Food for Thought: Eating Disorders and Relationship Patterns

I've heard it said that "how you do one thing is how you do everything." Patterns we build permeate our lives. In my work with people with eating disorders, I have seen that people's relationships with food are often similar to their relationships with people. If "how you do one thing is how you do everything", then it follows that it would be helpful to notice relational patterns, put them in line with values, and capitalize on the potential for that change to influence other aspects in your life. Sometimes when you move social relationships towards values your relationship with food shifts as a byproduct.

Anorexia Nervosa

Relationship with food characterized as: avoidant, fearful, rigid, insufficient, shame around size and hunger.

How do those patterns show up in relationships? Maybe you isolate or avoid people or avoid situations (likely ones involving food, but probably others as well). Maybe you have social anxiety. Maybe you are rigid with socializing and keep a tight schedule or get nervous as plans change or interactions aren’t neat and tidy. Maybe your social interactions happen infrequently or are surface level and don’t sustain the human need for true connection. Maybe you are scared that being in relationships will feel suffocating or heavy or cause discomfort so you avoid them. Maybe you have a fear that you will be too much or need too much and end up people pleasing or keeping a distance in an attempt to stay small.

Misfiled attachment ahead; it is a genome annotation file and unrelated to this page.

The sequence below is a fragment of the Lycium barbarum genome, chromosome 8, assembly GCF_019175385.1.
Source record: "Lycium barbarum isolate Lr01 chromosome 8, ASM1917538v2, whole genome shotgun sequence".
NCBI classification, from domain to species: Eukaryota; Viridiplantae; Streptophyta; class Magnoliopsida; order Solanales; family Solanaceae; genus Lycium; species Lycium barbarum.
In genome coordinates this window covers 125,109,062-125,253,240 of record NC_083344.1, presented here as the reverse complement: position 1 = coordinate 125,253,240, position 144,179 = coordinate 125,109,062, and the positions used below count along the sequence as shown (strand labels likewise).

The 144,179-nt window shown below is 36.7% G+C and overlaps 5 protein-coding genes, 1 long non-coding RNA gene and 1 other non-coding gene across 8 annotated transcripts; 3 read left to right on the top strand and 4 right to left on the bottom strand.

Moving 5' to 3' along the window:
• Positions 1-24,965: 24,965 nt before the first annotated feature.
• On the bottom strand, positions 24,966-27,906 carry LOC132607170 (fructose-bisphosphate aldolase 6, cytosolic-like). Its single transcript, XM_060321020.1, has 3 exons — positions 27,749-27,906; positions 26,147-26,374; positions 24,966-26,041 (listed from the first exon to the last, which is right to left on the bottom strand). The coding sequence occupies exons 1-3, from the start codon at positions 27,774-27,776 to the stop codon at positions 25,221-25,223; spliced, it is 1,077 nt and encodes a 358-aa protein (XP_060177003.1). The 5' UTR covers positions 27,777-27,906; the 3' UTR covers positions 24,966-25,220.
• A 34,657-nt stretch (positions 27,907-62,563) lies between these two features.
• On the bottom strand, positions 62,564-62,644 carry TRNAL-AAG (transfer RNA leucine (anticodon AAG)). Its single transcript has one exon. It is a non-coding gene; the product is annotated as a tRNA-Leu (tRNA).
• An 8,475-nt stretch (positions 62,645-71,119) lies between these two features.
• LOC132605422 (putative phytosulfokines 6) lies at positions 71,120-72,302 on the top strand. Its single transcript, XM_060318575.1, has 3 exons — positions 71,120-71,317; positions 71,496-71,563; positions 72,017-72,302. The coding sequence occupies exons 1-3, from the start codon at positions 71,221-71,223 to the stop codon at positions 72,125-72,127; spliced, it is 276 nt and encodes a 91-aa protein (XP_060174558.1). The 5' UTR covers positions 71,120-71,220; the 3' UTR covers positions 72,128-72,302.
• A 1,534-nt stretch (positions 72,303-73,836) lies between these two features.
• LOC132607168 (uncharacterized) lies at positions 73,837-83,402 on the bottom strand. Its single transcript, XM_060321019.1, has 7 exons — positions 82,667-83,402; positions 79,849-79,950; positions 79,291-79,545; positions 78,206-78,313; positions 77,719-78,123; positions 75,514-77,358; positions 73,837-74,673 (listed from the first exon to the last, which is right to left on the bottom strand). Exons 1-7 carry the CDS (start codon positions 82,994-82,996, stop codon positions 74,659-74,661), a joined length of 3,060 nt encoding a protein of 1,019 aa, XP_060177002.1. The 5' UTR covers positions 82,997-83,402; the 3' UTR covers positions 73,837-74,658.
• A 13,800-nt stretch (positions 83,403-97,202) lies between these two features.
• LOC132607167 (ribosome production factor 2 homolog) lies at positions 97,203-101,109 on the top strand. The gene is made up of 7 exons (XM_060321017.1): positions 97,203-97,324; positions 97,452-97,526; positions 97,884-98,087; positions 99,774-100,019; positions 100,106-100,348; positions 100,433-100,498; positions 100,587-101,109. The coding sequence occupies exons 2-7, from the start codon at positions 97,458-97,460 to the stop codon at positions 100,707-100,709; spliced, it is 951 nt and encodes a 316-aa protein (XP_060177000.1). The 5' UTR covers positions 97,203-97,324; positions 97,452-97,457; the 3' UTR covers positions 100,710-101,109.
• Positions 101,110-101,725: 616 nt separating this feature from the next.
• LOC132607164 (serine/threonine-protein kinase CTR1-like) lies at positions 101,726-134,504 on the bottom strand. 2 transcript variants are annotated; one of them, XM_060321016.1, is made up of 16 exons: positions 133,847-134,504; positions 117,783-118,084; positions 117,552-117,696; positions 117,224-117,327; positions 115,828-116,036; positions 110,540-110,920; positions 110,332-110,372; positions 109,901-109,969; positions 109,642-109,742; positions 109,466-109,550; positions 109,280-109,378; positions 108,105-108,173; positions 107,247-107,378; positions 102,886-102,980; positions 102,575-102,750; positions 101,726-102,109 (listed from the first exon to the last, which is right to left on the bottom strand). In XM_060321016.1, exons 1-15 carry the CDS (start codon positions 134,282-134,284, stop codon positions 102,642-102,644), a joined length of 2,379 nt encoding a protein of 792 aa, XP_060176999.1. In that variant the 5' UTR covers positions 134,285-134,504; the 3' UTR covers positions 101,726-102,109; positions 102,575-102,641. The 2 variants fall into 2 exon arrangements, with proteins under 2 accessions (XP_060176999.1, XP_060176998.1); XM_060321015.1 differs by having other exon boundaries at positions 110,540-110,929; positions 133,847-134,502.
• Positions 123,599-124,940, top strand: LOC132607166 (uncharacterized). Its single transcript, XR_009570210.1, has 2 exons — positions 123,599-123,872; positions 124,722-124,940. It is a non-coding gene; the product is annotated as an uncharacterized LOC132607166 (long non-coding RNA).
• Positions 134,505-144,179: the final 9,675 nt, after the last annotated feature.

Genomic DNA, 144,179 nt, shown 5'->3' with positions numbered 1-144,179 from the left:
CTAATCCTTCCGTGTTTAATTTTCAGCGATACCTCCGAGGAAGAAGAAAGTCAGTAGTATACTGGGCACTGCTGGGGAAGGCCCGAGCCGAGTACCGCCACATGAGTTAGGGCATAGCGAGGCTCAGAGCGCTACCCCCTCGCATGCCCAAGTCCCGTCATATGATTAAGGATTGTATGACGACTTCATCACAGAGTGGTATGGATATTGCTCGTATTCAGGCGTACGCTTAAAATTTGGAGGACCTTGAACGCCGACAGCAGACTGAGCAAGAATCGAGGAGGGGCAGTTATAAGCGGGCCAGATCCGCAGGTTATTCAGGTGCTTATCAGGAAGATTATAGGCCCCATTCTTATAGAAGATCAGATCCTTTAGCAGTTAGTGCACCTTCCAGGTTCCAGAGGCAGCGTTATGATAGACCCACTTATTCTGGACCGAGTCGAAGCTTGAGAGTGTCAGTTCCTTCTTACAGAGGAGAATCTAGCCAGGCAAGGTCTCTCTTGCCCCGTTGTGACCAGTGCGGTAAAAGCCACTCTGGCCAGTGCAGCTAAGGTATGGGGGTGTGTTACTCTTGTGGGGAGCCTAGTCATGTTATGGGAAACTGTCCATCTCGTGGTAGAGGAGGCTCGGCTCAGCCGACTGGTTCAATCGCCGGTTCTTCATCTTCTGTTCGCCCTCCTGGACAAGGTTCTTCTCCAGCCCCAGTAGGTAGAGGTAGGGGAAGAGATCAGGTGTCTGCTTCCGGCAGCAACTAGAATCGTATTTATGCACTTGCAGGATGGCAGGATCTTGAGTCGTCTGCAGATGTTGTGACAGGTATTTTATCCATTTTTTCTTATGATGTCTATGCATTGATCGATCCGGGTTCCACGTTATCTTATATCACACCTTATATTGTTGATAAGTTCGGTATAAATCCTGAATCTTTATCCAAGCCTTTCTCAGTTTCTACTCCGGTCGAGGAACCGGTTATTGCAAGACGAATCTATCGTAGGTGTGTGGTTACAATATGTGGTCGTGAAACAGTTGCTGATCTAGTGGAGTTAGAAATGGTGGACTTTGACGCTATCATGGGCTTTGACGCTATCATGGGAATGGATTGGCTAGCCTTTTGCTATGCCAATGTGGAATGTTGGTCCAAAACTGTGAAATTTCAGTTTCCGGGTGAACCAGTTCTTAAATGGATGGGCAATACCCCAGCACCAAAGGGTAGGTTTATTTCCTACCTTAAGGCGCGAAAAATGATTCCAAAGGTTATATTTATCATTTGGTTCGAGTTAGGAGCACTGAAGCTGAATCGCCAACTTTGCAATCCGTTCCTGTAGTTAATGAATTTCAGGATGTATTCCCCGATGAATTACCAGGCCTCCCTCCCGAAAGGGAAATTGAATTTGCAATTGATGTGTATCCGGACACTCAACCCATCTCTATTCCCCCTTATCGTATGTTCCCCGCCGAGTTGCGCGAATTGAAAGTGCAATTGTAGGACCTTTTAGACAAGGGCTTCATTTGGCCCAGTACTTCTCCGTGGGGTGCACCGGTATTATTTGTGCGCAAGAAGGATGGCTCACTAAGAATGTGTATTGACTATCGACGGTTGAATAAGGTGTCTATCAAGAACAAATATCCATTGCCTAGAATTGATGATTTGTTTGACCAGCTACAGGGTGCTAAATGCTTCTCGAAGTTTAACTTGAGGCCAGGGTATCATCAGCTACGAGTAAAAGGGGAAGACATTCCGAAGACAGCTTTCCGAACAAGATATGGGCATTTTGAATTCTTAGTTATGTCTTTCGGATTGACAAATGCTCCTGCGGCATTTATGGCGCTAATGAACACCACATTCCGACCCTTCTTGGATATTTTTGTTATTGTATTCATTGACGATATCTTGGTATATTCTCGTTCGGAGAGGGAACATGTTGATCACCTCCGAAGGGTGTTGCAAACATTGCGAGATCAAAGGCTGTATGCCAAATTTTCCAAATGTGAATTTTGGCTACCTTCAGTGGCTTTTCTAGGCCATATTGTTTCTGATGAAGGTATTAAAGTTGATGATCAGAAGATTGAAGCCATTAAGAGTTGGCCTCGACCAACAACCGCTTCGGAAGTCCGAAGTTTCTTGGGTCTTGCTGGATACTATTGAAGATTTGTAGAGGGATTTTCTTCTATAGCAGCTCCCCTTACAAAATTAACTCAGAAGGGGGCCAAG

Bulimia Nervosa

Relationship with food characterized as: conflicted, chaotic, secretive, shame based.

How do those patterns show up in relationships? Maybe you seem to have a lot of conflict in relationships. Maybe you struggle with boundaries and when to say "yes" or "no" or "I've had enough". Maybe you experience extremes in relationships of being very close then very distant. Maybe you have guilt and shame over what you want or need or have done in relationships. Relationships may scare you and you struggle with keeping them in balance and tolerating the discomfort they can sometimes bring.

Binge Eating

Relationship with food characterized as: lacking boundaries, lacking sense of control, soothing or escapist.

How do those patterns show up in relationships? Maybe you struggle with knowing how much to give in relationships and end up people pleasing or going past your limits with relationships. Maybe in relationships you feel like you don’t have a voice or that voice isn’t respected when you set boundaries or express needs. Maybe you have a difficult time being alone and find people to fill your time, even when you know those people aren’t "good" for you. Maybe you have codependency traits and regulate your mood through focusing on others.

These lists aren’t exhaustive by any means and don’t account for individual differences. My intention is simply too spark curiosity. It’s not helpful to judge or justify patterns. Better to simply observe and then do what you can to align food and relationship patterns with long term goals and values.

If you notice that you resonate with any of these food or relational patterns, we are here to help. Please reach out by phone or online and we will be happy to talk with you.